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show that CRISPR/Cas9 could work beyond bacterial cells, does it matter? There is something in patent law called “obviousness.” If someone else invents a vehicle and demonstrates its usefulness on a dirt road, you might not be able to win a patent for a similar vehicle that drives on asphalt.
The beauty of CRISPR/Cas9 as a gene-modification tool is that, to change your target, you only need to change the sequence of the RNA guide that brings the enzyme—the scissors—right to the spot you want to cut. There’s no need to rebuild the scissors.
In other words: What’s the real breakthrough? The claim to invent the basic machinery? Or the claim to invent that machinery in the majority of cells that will matter for research and therapeutic purposes? Overly simple, yes, and of course the science and patent law will require far more complicated arguments. But it’s a good basic question to keep in mind as the fight proceeds.
For those who like a little intrigue in their patent scuffles, there’s also this question: Who submitted an anonymous challenge to the Berkeley group’s patent try in September, soon after Doudna cut ties with Editas? The fight might be governed by old “first to invent” rules, but the new patent rules have also expanded what amounts to a window for public comments. Encouraged by PTO, the comments can last for dozens of pages, and the commenters can remain anonymous.
In PTO-speak, it’s called a “third party relevance submission,” in essence an exhaustive compilation of prior art—examples meant to undermine an inventor’s case for a patent. Someone took pains to point out flaws in more than half of the 155 claims in the Berkeley group’s patent application. Think of it as an anonymous call—a very long call—to a detective that brings attention to alleged skeletons in someone’s closet.
These anonymous submissions are not trivial to produce, and even though new rules make them easier, challengers have to keep a close eye on the timing.
I was curious which other CRISPR-related patent applications have drawn similar challenges. The Zhang/Broad patent never attracted one, according to the PTO records. One application from a group at Lithuania’s Vilnius University did, but otherwise, all other applications I could find either hadn’t attracted a challenge yet, or haven’t had their contents made public (which of course makes a challenge quite difficult).
I would expect more challenges of all stripes to surface, but it’s hard to imagine the field getting bogged down. CRISPR/Cas9 is simply too widespread and too useful. Improvements will emerge at a furious pace, potentially rendering obsolete what’s currently state-of-the-art. Getting CRISPR/Cas9 into cells of all types, using various delivery mechanisms, is one wide-open area.
Another is making the technology more “specific”—hitting the targets it’s supposed to, and avoiding the ones it isn’t. “There still aren’t good ways to measure off-target activity on a genome-wide scale,” says Caribou CSO May. “We still suffer from the ‘looking under the lamppost’ problem,” which means researchers looking for problems can only find them by looking where the “light” is shining.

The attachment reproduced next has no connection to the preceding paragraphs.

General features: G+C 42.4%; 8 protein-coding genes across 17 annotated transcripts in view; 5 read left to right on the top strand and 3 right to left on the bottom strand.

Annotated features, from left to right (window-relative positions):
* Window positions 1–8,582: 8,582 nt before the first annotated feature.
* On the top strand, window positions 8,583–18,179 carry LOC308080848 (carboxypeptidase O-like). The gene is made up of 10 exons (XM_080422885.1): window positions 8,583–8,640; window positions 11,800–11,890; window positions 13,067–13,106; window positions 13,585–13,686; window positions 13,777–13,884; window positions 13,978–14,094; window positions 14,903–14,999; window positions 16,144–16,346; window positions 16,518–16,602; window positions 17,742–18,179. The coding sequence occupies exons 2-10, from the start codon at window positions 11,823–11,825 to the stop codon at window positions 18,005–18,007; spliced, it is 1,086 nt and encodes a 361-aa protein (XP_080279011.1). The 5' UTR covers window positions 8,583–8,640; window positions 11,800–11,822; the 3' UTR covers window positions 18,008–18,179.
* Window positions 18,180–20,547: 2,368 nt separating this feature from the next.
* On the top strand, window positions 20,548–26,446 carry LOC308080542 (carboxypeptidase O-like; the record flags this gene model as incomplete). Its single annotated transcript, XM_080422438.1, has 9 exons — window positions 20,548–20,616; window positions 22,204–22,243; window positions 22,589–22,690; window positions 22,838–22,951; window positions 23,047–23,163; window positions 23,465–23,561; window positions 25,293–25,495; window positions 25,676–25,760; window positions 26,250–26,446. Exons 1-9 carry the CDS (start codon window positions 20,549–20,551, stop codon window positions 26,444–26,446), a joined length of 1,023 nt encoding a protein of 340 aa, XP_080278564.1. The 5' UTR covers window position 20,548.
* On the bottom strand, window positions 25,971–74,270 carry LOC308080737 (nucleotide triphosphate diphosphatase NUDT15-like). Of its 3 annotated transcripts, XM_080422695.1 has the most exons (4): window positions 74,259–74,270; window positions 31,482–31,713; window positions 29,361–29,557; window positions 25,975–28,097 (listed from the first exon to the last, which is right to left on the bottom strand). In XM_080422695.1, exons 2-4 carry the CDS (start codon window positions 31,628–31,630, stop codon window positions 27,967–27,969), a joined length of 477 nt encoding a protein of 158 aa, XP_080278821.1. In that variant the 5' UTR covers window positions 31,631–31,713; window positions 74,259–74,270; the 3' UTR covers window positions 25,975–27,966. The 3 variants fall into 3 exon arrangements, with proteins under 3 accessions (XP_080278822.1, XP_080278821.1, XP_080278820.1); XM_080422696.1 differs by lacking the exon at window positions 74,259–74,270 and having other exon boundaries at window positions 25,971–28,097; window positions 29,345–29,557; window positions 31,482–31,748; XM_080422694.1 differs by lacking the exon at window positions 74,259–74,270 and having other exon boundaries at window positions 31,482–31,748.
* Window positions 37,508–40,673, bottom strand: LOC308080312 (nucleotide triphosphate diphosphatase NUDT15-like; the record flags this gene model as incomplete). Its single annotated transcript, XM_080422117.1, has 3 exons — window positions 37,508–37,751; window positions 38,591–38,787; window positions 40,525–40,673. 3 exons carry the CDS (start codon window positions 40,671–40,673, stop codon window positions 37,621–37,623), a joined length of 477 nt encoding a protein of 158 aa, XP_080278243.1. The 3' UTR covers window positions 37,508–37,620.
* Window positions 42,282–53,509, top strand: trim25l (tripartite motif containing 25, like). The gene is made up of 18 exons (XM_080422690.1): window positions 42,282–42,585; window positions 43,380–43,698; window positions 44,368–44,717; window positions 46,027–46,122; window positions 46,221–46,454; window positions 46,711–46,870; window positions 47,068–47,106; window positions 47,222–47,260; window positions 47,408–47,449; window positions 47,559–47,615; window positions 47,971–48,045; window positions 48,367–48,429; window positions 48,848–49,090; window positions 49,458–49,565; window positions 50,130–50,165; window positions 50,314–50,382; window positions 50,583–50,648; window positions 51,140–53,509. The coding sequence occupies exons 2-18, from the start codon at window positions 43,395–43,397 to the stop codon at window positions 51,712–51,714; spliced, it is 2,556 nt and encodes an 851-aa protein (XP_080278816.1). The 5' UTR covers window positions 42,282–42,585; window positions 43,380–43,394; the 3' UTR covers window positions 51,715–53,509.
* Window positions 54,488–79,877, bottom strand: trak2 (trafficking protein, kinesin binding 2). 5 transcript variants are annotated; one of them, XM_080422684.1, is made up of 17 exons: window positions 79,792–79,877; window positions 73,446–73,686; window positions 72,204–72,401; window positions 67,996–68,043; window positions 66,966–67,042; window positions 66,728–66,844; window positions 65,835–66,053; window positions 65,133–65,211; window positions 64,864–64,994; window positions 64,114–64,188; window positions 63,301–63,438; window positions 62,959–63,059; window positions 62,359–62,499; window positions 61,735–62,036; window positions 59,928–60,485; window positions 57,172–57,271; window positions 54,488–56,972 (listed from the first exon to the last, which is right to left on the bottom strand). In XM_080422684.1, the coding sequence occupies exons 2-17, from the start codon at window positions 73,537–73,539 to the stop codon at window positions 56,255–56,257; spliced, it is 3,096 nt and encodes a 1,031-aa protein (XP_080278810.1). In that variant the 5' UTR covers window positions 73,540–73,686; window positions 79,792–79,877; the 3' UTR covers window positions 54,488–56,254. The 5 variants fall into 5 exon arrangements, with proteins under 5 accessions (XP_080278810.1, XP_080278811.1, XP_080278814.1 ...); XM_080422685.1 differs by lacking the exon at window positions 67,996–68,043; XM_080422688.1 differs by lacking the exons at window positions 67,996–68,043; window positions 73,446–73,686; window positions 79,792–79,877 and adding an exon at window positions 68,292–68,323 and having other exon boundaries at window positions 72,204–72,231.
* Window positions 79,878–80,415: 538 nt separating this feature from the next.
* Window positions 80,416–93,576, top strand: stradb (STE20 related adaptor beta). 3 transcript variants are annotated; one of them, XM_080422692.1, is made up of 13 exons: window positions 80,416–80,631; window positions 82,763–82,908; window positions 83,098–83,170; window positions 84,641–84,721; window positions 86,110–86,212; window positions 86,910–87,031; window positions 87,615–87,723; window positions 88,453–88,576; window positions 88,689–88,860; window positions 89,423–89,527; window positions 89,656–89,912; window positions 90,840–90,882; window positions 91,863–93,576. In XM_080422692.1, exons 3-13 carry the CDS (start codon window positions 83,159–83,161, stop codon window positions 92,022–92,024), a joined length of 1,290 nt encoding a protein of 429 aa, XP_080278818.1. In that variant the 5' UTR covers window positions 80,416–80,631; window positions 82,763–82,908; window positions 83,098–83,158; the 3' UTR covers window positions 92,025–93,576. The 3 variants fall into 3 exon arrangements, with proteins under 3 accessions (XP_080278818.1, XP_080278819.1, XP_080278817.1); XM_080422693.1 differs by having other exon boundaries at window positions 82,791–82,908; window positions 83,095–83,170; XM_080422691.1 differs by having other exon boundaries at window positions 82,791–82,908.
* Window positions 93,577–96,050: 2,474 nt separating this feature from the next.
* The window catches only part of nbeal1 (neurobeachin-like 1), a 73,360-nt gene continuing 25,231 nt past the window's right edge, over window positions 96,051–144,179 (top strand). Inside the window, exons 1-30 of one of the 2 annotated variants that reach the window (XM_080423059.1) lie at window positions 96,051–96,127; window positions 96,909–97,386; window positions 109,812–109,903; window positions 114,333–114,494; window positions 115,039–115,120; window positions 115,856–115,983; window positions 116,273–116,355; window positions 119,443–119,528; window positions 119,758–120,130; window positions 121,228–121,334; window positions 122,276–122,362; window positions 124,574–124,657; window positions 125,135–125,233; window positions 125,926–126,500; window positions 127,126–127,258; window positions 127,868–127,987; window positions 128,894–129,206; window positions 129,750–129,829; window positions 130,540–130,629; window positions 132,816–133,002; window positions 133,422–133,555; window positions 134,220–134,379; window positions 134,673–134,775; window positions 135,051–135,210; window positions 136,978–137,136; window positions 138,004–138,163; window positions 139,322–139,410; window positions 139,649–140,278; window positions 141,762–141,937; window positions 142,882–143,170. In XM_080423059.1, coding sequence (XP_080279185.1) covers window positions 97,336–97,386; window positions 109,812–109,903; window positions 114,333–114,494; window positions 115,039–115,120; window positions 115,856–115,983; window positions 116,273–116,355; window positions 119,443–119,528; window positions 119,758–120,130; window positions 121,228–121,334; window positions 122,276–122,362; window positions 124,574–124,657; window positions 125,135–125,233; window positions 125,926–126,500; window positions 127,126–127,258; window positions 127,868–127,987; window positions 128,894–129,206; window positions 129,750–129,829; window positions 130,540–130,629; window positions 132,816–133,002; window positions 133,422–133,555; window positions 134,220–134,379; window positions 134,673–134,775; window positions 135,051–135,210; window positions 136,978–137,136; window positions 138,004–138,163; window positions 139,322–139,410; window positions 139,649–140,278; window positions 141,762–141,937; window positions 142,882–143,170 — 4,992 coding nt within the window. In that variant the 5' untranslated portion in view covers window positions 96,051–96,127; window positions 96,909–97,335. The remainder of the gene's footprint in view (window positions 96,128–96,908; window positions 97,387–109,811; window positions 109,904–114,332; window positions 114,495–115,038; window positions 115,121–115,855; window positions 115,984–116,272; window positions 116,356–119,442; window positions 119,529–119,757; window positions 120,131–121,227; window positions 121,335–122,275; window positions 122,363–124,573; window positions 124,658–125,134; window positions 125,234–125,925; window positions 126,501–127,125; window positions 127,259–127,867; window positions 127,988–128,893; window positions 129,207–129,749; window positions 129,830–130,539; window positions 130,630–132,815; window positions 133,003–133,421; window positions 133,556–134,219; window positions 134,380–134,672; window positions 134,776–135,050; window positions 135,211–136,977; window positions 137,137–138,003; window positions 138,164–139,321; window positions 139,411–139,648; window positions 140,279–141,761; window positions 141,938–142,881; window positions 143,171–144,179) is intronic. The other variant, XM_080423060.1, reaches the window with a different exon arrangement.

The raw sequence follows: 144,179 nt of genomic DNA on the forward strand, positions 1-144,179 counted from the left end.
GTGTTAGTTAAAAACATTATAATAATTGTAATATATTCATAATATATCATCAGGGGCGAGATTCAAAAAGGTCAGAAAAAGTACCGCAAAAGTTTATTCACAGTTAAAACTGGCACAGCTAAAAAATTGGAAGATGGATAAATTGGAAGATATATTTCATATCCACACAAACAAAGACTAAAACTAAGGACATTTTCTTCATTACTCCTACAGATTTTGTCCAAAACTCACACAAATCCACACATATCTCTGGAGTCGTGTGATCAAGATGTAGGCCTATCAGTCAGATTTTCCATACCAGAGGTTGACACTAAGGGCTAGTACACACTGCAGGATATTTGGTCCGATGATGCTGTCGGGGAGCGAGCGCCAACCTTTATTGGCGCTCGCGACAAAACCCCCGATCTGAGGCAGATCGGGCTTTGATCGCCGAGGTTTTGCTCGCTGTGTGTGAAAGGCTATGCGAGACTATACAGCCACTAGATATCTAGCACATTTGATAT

Still another is to expand CRISPR/Cas9’s limited DNA-cutting repertoire. The technology is limited because the version of Cas9 mainly in use now, borrowed from the bacterium S. pyogenes, only recognizes and snips genes with a certain nucleotide sequence. Cas9 from other bacteria recognize different sequences and might also be therapeutically useful.
Vinod Ranganathan, a researcher in the Johns Hopkins University School of Medicine’s ophthalmology department, says he’s found another way to expand that repertoire. He and colleagues published work this summer in Nature Communications that describes a different method of producing the short strands of guide RNA, giving them the flexibility of ending either with the nucleotide G (guanine) or A (adenine), instead of only with A. That, he says, gives the editing machinery access to more sites along the genome.
As the modifications, improvements, and new ideas accrue, the field’s foundational IP—both Editas’s Bosley and Intellia CEO Nessan Bermingham have described what they’ve licensed in exactly that way—isn’t likely to become obsolete. In RNA interference, Alnylam Pharmaceuticals (NASDAQ: ALNY) about ten years ago sewed up a huge portion of the so-called Tuschl patents and, despite ups and downs, has dominated the field ever since.
Go back further to monoclonal antibodies. As they rose to pre-eminence among biotherapeutics, Genentech squeezed as much value as possible from the Cabilly patents, originally filed in the early 1980s. Protein Design Labs couldn’t bring its own antibody products to market, but its Queen patents were spectacularly lucrative.
How ironic is it, then, that what’s arguably the most important biotech patent fight of the decade could be the last great fight under rules that no longer apply. Who benefits remains to be seen.
“This IP fight is going to burn up a lot of money,” Bermingham says. “It’s worthless if no product gets to the marketplace to help people.”
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